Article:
If you go to Italy, you don’t find olive oil on restaurant tables—at least not to dip bread. Then again, Europeans don’t serve butter with bread either. What’s that about? I suspect it’s a conspiracy to make Americans look foolish and pay extra when they ask for butter. But that’s never stopped me.

“Olive oil on the table: It’s a very American thing,” acknowledged Paul Vossen, an olive and olive oil expert with the University of California’s cooperative extension in Sonoma County.

Mr. Vossen happened to be in town last week as a judge at the second annual New York International Olive Oil Competition, the NYIOOC. The competition attracted 650 entries from 23 countries.

He and Steve Jenkins, who is vice president, master cheesemonger and olive oil specialist at Fairway MarketFWM -2.94% one of the event’s sponsors, tried to pinpoint when olive oil first found its way onto restaurant tables in place of butter.

“In the aughts,” Mr. Jenkins estimated.

The steady hand of expert Dan Flynn pours the liquid gold.      Kevin Hagen for The Wall Street Journal

My skepticism regarding olive oil as a bread accouterment aside, I joined the attendees at the International Culinary Center on lower Broadway last Wednesday, the competition’s first day, to blind test some of the olive oils in contention. My goal was to determine whether all the fuss surrounding olive oil is overblown, or whether it’s justified and I’m just a bad person.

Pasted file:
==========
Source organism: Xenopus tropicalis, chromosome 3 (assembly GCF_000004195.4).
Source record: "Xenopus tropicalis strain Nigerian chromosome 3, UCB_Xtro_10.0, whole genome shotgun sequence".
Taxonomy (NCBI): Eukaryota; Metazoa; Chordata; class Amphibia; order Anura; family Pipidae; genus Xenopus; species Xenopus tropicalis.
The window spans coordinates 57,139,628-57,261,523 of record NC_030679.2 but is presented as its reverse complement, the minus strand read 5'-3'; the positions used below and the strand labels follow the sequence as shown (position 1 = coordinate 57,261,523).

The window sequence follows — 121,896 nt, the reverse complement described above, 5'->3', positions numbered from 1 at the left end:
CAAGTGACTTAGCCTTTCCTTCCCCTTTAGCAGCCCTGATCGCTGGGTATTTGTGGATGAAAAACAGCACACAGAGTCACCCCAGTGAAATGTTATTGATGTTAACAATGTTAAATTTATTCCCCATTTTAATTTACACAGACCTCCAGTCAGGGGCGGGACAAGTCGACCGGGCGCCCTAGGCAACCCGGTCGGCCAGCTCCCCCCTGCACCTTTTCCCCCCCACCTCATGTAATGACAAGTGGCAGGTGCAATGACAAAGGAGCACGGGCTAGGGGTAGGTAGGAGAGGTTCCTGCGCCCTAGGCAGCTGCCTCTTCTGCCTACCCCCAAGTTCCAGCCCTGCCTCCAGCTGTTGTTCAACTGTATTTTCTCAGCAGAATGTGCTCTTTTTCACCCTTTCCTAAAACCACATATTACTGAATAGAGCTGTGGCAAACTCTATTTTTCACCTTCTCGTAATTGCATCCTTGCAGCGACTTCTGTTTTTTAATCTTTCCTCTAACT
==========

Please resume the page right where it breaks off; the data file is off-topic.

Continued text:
We tried three kinds: one delicate, the second medium, the third robust. The samples arrived in small, dark blue glasses meant to disguise the color so that the judges wouldn’t jump to conclusions based on appearance. There was also sparkling water, apple slices and Greek yogurt to cleanse the palate between entries.

We tried the first sample.

“Grassy,” was the instant consensus.

“It’s not just fresh cut…” Mr. Vossen said, as he swilled the liquid around his glass and then slurped it over his tongue.

“Celery,” Mr. Jenkins proposed.

“Celery is a good one,” Mr. Vossen agreed.

Apparently, slurping is integral to the olive oil judging process. You’re supposed to simultaneously taste and suck in air through your mouth so that the aroma travels through your throat and into your nostrils. At least, I believe that was the purpose, even if it wasn’t especially appetizing.